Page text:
Edith M. Lederer
Antonio Guterres pledged Thursday to make the pursuit of peace in a conflict-torn world his "over-arching priority" after being elected the next secretary-general of the United Nations.
The former Portuguese prime minister and U.N. refugee chief told the 193 members of the U.N. General Assembly who elected him by acclamation that the United Nations has "the moral duty and the universal right" to ensure peace — and he will be promoting a new "diplomacy for peace" advocating dialogue to settle disputes.
Gutteres said he will do his best before taking the reins of the U.N. from Ban Ki-moon on Jan. 1 to prepare "to act as a convener, an honest broker, someone trying to bring people together" in conflicts and crises from Syria and Yemen to South Sudan.
"It's high time to fight for peace," he said, and make people understand that whatever divisions exist it's more important to unite and end the suffering because of the risks for countries in conflict and the international community.
Guterres, who will become the ninth U.N. chief in the world body's 71-year history, said he is not only fully aware of the challenges the United Nations faces but the limitations surrounding the secretary-general.
"The dramatic problems of today's complex world can only inspire a humble approach, one in which the secretary-general alone neither has all the answers nor seeks to impose his views, one in which the secretary-general makes his good offices available ... to help find solutions that benefit everyone involved."
It was Guterres' strong performance answering questions before the General Assembly, and his executive experience as prime minister and as the U.N. High Commissioner for Refugees from 2005-2015 that propelled him to first place among the 13 candidates vying for the job in the informal polls in the Security Council. After last week's sixth poll, the council nominated him by acclamation.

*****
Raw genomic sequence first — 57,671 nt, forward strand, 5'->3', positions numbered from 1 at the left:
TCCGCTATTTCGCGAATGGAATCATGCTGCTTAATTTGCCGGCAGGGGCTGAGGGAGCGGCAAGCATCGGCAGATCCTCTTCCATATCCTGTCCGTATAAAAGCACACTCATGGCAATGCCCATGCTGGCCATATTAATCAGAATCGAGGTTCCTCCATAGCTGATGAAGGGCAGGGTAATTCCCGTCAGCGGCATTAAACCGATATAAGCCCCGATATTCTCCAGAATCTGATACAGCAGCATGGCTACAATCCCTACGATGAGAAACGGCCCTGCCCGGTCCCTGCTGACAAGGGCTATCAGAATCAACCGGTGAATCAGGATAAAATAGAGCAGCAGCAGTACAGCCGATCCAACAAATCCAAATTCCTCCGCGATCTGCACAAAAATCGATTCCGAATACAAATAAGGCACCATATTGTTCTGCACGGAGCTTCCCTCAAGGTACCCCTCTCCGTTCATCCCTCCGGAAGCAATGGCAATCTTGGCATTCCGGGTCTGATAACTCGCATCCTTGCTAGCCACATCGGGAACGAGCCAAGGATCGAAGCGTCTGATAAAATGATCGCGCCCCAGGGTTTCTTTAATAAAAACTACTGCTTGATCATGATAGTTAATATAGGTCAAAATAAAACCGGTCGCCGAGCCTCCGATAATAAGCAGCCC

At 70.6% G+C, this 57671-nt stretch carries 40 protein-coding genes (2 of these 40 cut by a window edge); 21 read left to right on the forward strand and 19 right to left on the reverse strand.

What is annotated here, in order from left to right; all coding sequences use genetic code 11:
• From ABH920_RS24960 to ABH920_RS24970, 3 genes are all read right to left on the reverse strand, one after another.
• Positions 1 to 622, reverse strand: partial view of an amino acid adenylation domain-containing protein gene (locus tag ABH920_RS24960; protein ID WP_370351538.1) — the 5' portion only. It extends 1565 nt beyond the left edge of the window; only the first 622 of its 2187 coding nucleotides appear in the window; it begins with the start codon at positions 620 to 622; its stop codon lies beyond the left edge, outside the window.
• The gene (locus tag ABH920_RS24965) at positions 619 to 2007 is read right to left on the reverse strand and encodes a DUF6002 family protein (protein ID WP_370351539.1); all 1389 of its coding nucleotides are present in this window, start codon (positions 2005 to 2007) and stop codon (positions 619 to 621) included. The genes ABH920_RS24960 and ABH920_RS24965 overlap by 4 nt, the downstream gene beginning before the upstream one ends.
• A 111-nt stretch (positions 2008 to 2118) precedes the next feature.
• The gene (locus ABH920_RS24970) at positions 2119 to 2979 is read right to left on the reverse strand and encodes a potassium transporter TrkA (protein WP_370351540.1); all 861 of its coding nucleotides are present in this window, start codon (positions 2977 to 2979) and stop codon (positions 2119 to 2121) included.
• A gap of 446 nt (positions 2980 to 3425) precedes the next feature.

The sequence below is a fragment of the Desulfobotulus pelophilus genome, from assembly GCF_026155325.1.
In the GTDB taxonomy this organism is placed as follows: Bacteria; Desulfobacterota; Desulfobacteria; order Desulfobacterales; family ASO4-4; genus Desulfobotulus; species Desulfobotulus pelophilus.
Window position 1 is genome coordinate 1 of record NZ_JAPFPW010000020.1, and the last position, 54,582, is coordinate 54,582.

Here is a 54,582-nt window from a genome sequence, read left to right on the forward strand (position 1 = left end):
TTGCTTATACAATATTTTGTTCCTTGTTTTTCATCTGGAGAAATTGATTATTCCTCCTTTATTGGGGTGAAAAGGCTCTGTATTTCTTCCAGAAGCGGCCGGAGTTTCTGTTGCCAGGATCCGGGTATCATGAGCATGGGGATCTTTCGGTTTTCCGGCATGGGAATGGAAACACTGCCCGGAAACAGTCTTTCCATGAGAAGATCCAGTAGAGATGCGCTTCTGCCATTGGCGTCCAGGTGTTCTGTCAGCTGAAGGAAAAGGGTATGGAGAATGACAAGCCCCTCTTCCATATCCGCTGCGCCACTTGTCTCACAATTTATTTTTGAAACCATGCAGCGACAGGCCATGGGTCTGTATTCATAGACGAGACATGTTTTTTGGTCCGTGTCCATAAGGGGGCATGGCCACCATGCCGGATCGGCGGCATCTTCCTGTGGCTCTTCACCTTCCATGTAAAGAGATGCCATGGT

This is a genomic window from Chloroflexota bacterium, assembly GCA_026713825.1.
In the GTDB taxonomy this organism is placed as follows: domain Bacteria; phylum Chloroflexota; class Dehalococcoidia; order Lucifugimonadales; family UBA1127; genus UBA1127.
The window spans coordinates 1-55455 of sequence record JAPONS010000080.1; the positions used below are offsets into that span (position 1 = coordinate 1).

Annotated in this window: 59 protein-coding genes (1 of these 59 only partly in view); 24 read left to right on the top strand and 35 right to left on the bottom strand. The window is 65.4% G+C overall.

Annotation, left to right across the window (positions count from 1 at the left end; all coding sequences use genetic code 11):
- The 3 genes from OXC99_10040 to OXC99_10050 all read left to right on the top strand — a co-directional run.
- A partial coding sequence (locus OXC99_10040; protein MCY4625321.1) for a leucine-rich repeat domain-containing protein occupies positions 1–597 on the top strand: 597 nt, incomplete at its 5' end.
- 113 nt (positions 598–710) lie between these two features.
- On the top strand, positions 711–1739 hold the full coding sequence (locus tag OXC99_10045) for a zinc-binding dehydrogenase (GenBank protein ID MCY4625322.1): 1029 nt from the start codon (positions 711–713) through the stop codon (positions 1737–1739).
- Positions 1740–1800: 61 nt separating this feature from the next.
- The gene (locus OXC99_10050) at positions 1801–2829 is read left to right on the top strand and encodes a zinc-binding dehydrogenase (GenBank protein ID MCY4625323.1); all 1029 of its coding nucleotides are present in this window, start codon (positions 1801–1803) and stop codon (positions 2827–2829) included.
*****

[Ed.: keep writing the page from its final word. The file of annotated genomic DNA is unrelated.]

At Thursday's meeting, General Assembly President Peter Thompson introduced the resolution to elect Gutteres, said members wanted it adopted by acclamation, and banged his gavel in approval as diplomats broke into applause.
Guterres "embodies the highest standards of competence, integrity and leadership," Thompson said.
Secretary-General Ban, recalling Guterres' decade as the U.N.'s refugee chief, told the assembly that he is "best known where it counts most, on the front lines of armed conflict and humanitarian suffering."
Ban noted that Guterres' election was 10 years to the day after his own election in 2006, calling the ceremony "poignant for me." But he told Guterres: "the people of the world are all looking forward to your tenure with confidence and excitement."
Ambassador Samantha Power, speaking on behalf of the United States as the host country of the United Nations, called Gutteres "supremely qualified," saying he will use the office to be "an independent force to prevent conflict and alleviate human suffering."
She said the world's nations are challenging the United Nations and the secretary-general to do more than they have ever done before.
For the U.N. to succeed, Power said, nation are asking Guterres to serve as a peacemaker, a reformer to streamline the U.N. bureaucracy, and an advocate rallying the world "to respond to humanitarian and man-made catastrophes, and defending the human rights of all people."
Power stressed the importance of U.N. unity in selecting Guterres, especially in the often divided Security Council — a view echoed by Guterres who expressed hope that this unity can be channeled to take decisions to bring peace.
He said that in a world which is more and more multi-ethnic, multi-cultural and multi-religious, "diversity can bring us together not drive us apart."
But Guterres said: "We must make sure that we are able to break this alliance between all those terrorist groups, or violent extremists on one side, and the expressions of populism and xenophobia on the other side. These two reinforce each other, and we must be able to fight both of them with determination."